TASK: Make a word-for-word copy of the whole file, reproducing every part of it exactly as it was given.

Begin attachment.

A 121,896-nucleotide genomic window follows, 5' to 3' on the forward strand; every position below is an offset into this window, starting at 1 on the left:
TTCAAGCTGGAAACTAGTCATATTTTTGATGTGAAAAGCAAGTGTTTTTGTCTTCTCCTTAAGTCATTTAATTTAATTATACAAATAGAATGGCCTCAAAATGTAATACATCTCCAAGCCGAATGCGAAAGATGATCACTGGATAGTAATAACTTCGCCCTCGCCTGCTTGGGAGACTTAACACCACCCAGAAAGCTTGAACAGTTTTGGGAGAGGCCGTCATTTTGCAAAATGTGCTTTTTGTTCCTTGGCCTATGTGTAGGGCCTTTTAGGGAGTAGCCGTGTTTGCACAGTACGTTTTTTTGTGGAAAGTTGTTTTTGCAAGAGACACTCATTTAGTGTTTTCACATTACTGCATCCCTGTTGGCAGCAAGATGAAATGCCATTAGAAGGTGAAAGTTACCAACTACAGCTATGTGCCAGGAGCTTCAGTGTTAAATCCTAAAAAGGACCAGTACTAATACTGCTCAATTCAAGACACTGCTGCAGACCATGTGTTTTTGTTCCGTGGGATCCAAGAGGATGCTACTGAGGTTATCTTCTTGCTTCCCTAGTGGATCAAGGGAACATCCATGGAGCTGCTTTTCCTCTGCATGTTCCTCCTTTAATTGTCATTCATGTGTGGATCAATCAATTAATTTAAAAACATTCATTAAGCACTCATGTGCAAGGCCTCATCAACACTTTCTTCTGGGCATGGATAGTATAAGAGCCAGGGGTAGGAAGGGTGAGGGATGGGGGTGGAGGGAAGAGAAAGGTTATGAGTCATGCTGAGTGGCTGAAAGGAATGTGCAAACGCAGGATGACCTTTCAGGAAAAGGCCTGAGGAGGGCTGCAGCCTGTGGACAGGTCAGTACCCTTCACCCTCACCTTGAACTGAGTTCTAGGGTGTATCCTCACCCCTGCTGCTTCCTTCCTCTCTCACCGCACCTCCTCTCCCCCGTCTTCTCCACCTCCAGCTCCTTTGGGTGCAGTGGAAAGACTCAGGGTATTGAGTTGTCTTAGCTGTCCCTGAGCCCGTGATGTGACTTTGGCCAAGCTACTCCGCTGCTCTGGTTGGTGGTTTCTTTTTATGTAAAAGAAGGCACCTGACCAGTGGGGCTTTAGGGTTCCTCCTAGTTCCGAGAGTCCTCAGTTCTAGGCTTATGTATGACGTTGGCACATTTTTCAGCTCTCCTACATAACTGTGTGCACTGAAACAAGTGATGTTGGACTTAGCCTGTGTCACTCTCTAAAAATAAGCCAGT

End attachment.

A 121,896-nucleotide genomic window follows, 5' to 3' on the forward strand; every position below is an offset into this window, starting at 1 on the left:
TTCAAGCTGGAAACTAGTCATATTTTTGATGTGAAAAGCAAGTGTTTTTGTCTTCTCCTTAAGTCATTTAATTTAATTATACAAATAGAATGGCCTCAAAATGTAATACATCTCCAAGCCGAATGCGAAAGATGATCACTGGATAGTAATAACTTCGCCCTCGCCTGCTTGGGAGACTTAACACCACCCAGAAAGCTTGAACAGTTTTGGGAGAGGCCGTCATTTTGCAAAATGTGCTTTTTGTTCCTTGGCCTATGTGTAGGGCCTTTTAGGGAGTAGCCGTGTTTGCACAGTACGTTTTTTTGTGGAAAGTTGTTTTTGCAAGAGACACTCATTTAGTGTTTTCACATTACTGCATCCCTGTTGGCAGCAAGATGAAATGCCATTAGAAGGTGAAAGTTACCAACTACAGCTATGTGCCAGGAGCTTCAGTGTTAAATCCTAAAAAGGACCAGTACTAATACTGCTCAATTCAAGACACTGCTGCAGACCATGTGTTTTTGTTCCGTGGGATCCAAGAGGATGCTACTGAGGTTATCTTCTTGCTTCCCTAGTGGATCAAGGGAACATCCATGGAGCTGCTTTTCCTCTGCATGTTCCTCCTTTAATTGTCATTCATGTGTGGATCAATCAATTAATTTAAAAACATTCATTAAGCACTCATGTGCAAGGCCTCATCAACACTTTCTTCTGGGCATGGATAGTATAAGAGCCAGGGGTAGGAAGGGTGAGGGATGGGGGTGGAGGGAAGAGAAAGGTTATGAGTCATGCTGAGTGGCTGAAAGGAATGTGCAAACGCAGGATGACCTTTCAGGAAAAGGCCTGAGGAGGGCTGCAGCCTGTGGACAGGTCAGTACCCTTCACCCTCACCTTGAACTGAGTTCTAGGGTGTATCCTCACCCCTGCTGCTTCCTTCCTCTCTCACCGCACCTCCTCTCCCCCGTCTTCTCCACCTCCAGCTCCTTTGGGTGCAGTGGAAAGACTCAGGGTATTGAGTTGTCTTAGCTGTCCCTGAGCCCGTGATGTGACTTTGGCCAAGCTACTCCGCTGCTCTGGTTGGTGGTTTCTTTTTATGTAAAAGAAGGCACCTGACCAGTGGGGCTTTAGGGTTCCTCCTAGTTCCGAGAGTCCTCAGTTCTAGGCTTATGTATGACGTTGGCACATTTTTCAGCTCTCCTACATAACTGTGTGCACTGAAACAAGTGATGTTGGACTTAGCCTGTGTCACTCTCTAAAAATAAGCCAGT